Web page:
An Egpytian singer who made a joke about the lack of free speech in her homeland has been told she can no longer perform there.
A video clip circulated online shows Sherine Abdel-Wahab, during a performance in Bahrain, saying: “Here I can say whatever I want. In Egypt, anyone who talks gets imprisoned.”
The response from Egypt’s Musicians Union was to barr the singer, popularly known by her first name, from performing. It also summoned her to return home for questioning.
Samir Sabry, a pro-government lawyer with a reputation for moral vigilantism and suing celebrities, filed a complaint against the singer accusing her of “insulting Egypt and inviting suspicious rights groups to interfere in Egypt’s affairs.”
The government of President Abdel Fattah al-Sisi has long been a foe of free, open speech. In 2018 he ratified a law granting authorities the right to monitor social media users in the country as part of tightening internet controls.
Approved by parliament last July, the state’s Supreme Council for Media Regulations has the power to place people with more than 5,000 followers — on social media or with a personal blog or website — under supervision.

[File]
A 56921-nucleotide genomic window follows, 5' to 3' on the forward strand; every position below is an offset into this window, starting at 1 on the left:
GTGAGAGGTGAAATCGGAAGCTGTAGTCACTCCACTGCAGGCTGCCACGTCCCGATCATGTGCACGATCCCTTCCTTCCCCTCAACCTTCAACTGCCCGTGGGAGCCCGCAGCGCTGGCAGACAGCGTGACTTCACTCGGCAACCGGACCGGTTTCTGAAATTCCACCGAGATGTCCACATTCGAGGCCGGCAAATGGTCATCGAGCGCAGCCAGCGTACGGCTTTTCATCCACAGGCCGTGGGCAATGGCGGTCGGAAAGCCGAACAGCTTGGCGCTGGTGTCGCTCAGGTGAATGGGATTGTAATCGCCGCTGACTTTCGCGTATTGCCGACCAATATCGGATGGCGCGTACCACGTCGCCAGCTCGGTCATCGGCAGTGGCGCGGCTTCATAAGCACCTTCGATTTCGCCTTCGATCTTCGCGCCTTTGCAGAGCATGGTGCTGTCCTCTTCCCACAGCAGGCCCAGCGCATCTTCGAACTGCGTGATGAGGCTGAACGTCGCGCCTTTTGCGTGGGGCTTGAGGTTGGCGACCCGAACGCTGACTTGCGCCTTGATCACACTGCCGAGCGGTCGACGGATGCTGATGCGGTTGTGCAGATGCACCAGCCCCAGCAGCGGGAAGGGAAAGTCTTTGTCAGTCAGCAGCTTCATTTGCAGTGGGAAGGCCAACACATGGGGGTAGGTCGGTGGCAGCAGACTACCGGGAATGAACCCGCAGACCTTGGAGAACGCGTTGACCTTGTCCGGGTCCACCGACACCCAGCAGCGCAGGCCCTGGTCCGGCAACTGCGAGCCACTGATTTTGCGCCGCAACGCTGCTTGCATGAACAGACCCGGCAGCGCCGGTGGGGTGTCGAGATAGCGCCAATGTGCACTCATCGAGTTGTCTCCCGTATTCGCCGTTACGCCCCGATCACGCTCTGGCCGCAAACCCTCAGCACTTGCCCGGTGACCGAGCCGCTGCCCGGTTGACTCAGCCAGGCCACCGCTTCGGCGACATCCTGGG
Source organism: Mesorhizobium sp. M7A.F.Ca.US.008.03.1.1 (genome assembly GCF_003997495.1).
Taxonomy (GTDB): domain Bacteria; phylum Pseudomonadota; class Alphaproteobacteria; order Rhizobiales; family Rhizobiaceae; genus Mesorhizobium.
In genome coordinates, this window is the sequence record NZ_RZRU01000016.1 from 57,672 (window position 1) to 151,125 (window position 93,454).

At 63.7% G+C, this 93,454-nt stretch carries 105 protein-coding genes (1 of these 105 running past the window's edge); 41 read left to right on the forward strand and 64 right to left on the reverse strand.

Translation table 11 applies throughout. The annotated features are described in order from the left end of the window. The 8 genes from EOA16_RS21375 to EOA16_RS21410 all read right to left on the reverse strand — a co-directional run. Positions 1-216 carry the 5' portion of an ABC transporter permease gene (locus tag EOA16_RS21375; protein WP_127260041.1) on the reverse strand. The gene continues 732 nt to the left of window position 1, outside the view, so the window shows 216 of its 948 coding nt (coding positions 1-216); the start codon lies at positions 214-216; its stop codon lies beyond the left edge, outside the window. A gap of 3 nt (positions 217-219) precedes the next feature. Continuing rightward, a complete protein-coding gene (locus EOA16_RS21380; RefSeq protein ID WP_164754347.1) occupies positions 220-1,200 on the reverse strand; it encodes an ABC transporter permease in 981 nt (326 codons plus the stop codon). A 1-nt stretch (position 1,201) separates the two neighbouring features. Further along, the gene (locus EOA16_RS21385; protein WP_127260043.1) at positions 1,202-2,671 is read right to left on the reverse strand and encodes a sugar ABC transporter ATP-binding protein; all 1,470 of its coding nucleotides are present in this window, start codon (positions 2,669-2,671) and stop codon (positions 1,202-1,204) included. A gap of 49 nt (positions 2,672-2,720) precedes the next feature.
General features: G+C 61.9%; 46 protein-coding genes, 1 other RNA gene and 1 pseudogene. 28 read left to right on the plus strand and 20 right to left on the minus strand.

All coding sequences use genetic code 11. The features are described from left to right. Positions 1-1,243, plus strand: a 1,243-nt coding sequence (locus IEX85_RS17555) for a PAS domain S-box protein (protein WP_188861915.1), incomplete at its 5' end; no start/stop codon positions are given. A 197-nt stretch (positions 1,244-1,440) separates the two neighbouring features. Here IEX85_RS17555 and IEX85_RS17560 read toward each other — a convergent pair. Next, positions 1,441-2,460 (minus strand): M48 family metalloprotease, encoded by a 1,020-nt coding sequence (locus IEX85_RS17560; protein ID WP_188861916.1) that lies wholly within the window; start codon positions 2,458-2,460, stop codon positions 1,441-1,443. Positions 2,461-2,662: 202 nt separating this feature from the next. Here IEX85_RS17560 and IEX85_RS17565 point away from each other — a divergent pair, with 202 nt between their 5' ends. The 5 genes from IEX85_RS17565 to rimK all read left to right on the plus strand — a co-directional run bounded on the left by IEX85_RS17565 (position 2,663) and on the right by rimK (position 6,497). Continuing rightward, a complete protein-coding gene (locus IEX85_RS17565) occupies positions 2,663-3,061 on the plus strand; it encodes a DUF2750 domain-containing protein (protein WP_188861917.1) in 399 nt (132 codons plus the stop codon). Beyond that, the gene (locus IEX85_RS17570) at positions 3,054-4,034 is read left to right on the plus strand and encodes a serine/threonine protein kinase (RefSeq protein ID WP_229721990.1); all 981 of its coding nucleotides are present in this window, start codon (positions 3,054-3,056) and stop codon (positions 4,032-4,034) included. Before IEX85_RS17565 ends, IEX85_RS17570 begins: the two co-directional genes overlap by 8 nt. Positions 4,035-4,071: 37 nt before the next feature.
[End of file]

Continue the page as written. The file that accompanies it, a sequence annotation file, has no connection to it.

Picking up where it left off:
The council is authorised to suspend or block any personal account which “publishes or broadcasts fake news or anything (information) inciting violating the law, violence or hatred”, all of which means the joke by Sherine Abdel-Wahab was immediately deemed to be suspect.
Last year, Sherine was sentenced to six months in prison over a similar clip from a concert in which she joked that the Nile is polluted. The sentence was suspended upon appeal. She apologized for the remark, calling it a “bad joke.”
The singer, who hosts the Arabic version of “The Voice,” apologized again after the latest remarks in a TV interview aired late Friday, saying she was joking. She appealed to the president for mercy and insisted her loyalty to her country was true.
But Hany Shaker, the artist who heads the Egyptian Musicians Union, rejected her explanation. He said he had previously told Sherine to stop telling jokes on stage, which was a place for singing only, and informed her that she did not have a good sense of humour.
“Sherine’s last mistake – making fun of the Nile River – was a big one, and here is another catastrophe,” Shaker said, according to the Egypt Independent.
AP contributed to this report
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